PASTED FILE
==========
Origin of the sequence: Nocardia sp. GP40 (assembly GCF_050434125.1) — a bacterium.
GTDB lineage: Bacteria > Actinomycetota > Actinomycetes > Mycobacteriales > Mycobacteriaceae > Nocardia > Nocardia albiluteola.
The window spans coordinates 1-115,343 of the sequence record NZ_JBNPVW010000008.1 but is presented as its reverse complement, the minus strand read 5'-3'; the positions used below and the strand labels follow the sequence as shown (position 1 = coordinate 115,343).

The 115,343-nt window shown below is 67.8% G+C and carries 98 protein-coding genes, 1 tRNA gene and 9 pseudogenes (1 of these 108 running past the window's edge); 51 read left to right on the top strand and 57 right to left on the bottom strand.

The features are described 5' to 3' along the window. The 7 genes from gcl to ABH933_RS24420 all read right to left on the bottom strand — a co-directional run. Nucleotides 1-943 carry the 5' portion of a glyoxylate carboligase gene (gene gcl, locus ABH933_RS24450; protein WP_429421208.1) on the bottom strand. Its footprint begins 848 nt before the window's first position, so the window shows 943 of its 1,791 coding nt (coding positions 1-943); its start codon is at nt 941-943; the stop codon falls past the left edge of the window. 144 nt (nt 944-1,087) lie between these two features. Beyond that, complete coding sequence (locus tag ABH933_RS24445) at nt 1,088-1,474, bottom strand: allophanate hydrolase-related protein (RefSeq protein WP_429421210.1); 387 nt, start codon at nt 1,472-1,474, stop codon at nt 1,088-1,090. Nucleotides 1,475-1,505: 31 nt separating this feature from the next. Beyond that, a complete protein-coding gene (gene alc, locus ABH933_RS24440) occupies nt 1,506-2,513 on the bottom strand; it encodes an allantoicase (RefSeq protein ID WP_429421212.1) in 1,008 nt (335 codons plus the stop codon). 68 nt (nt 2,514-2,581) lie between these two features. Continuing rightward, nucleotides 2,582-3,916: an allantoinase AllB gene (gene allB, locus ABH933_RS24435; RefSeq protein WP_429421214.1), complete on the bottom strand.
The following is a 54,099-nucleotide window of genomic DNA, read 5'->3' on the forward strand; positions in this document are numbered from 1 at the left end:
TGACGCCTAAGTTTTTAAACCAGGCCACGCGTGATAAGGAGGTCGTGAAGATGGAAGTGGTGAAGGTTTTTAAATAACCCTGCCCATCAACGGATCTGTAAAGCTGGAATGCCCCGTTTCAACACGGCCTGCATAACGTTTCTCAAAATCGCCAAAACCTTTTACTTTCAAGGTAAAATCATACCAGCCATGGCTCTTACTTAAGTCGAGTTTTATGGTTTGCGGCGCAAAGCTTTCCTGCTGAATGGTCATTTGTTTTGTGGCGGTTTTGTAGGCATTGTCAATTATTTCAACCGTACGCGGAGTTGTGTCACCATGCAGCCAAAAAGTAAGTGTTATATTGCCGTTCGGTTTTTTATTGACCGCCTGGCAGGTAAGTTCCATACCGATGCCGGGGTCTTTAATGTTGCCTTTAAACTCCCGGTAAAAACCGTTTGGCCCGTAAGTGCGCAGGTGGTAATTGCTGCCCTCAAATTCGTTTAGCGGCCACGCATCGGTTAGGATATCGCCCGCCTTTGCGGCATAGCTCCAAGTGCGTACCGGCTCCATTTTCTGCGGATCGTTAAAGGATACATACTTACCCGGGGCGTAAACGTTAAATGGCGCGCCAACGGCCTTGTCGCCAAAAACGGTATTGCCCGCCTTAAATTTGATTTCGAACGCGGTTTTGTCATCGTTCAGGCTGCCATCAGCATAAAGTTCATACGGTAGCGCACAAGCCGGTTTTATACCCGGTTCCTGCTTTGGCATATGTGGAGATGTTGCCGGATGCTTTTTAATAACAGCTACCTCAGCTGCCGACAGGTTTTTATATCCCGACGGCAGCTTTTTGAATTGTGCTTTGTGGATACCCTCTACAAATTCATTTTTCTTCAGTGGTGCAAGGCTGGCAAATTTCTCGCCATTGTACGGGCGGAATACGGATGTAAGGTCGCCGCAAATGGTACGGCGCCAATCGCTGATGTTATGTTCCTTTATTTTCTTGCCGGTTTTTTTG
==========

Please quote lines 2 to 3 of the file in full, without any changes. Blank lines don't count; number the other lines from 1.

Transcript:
GTDB lineage: Bacteria > Actinomycetota > Actinomycetes > Mycobacteriales > Mycobacteriaceae > Nocardia > Nocardia albiluteola.
The window spans coordinates 1-115,343 of the sequence record NZ_JBNPVW010000008.1 but is presented as its reverse complement, the minus strand read 5'-3'; the positions used below and the strand labels follow the sequence as shown (position 1 = coordinate 115,343).